Egypt’s CDS, bond mar­kets price in risk from tourism hit

Kuwait Times - - BUSINESS -

LON­DON: Egyp­tian debt-in­sur­ance costs surged to 18-month highs yes­ter­day and dol­lar bond prices fell sharply as in­vestors priced in the dam­age done to the coun­try’s vi­tal tourism industry by a Rus­sian plane crash in Si­nai that killed 224 peo­ple. In­ves­ti­ga­tors are “90 per­cent sure” a noise heard in the fi­nal sec­ond of a cock­pit record­ing was an ex­plo­sion caused by a bomb, a mem­ber of the in­ves­ti­ga­tion team told Reuters on Sun­day.

The Bri­tish, Ger­man and Rus­sian gov­ern­ments are evac­u­at­ing their na­tion­als from the coun­try, a huge blow to tourism around the Red Sea re­sort of Sharm Al-Sheikh, one of the Egyp­tian econ­omy’s few bright spots.

Five-year Egyp­tian credit de­fault swaps traded at 383 ba­sis points, up 12 bps from the pre­vi­ous close - the high­est since April 2014. Tourism di­rectly com­prises 6 per­cent and in­di­rectly 12 to 13 per­cent of Egypt’s econ­omy. It had just started to re­cover af­ter po­lit­i­cal tur­moil sparked by the 2011 Arab Spring upris­ings.

“The re­sult­ing loss in for­eign cur­rency rev­enues will place the coun­try’s ex­ter­nal po­si­tion un­der added pres­sure and means that a fur­ther de­val­u­a­tion of the pound is look­ing in­creas­ingly likely,” Ja­son Tu­vey, Mid­dle East econ­o­mist at Cap­i­tal eco­nom­ics told clients. Tourist ar­rivals in Tu­nisia slumped 40 per­cent af­ter the beach­front mas­sacre of tourists ear­lier this year, Tu­vey noted. A sim­i­lar de­cline in Egypt could see ex­port rev­enues - the cat­e­gory un­der which tourism re­ceipts are counted - fall­ing $3.5 bil­lion, or 1.3 per­cent of GDP, in the com­ing year, he said. Egypt al­lowed the pound to de­pre­ci­ate on Oct. 23 to 7.83 per dol­lar from 7.73, a move that was needed to pre­serve dwin­dling re­serves. But the cur­rency is chang­ing hands in the par­al­lel mar­ket around 8.5 per dol­lar.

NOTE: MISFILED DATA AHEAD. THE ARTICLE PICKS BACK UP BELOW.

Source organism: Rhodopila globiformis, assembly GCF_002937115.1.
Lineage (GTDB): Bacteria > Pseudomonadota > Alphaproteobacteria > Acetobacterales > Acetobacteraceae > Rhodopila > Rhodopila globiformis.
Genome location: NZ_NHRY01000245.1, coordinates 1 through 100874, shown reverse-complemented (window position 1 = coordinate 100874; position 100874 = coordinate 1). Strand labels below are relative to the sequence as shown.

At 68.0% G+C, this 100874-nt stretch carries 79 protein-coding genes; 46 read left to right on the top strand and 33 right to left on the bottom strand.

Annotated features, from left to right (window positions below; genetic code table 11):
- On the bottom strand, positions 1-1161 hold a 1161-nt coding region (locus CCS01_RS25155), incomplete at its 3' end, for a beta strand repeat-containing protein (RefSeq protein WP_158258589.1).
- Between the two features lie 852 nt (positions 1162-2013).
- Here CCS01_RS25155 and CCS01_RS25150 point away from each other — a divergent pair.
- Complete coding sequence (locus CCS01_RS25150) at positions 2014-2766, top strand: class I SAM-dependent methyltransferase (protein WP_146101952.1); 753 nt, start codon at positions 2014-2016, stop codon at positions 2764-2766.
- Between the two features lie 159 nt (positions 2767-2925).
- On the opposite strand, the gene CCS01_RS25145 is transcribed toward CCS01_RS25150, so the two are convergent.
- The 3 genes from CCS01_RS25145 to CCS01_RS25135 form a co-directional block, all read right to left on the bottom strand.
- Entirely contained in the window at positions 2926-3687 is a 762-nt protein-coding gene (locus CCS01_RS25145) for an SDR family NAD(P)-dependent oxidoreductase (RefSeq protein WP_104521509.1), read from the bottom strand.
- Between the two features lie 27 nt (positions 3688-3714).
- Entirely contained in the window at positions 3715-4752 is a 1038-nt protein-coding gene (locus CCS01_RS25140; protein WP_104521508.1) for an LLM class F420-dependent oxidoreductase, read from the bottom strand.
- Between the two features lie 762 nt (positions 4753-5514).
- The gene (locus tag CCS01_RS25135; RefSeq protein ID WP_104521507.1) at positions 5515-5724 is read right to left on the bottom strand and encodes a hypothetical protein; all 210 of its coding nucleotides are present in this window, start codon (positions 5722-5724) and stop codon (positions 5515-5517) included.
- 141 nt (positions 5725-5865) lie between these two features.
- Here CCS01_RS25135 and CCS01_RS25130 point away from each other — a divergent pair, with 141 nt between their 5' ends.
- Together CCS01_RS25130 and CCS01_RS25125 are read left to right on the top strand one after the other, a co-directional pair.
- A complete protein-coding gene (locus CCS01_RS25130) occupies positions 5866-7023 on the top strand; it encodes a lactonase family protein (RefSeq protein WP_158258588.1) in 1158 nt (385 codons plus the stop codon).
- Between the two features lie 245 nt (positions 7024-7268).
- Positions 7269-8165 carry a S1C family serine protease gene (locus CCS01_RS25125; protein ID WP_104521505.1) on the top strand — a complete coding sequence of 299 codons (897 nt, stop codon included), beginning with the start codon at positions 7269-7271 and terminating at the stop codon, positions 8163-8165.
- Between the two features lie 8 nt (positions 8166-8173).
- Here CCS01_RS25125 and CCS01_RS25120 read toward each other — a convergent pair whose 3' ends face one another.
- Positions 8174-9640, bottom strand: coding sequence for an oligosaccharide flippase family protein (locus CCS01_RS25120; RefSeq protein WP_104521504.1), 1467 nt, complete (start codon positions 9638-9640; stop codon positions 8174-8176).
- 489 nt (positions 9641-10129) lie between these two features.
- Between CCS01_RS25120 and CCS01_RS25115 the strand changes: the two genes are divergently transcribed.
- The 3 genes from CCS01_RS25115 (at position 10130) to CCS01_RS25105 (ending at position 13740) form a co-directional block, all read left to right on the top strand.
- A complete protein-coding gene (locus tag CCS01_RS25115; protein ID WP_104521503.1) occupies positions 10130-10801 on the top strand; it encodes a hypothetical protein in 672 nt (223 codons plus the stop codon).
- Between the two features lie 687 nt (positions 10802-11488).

Hard cur­rency re­serves have dwin­dled to just over $16 bil­lion, enough to cover just three months of im­ports. The dol­lar rose 1.6 per­cent against the pound in the six-month NDF mar­ket, putting the ex­change rate at 9.55 . One-year NDFs quoted the pound at 10.5 per dol­lar, a move of 5 per­cent.

Egyp­tian dol­lar bonds also fell, with the 2020 and 2025 is­sues down around one cent on the day . Five- and 10-year trea­suries were lit­tle changed at a lo­cal auc­tion, how­ever. The coun­try is un­likely to de­fault, since it can prob­a­bly still count on Gulf al­lies such as Abu Dhabi and Kuwait for sup­port, even if th­ese coun­tries are suf­fer­ing the ef­fects of lower oil prices. Cairo stocks lost 2.8 per­cent, adding to Sun­day’s 2.6 per­cent fall. — Reuters

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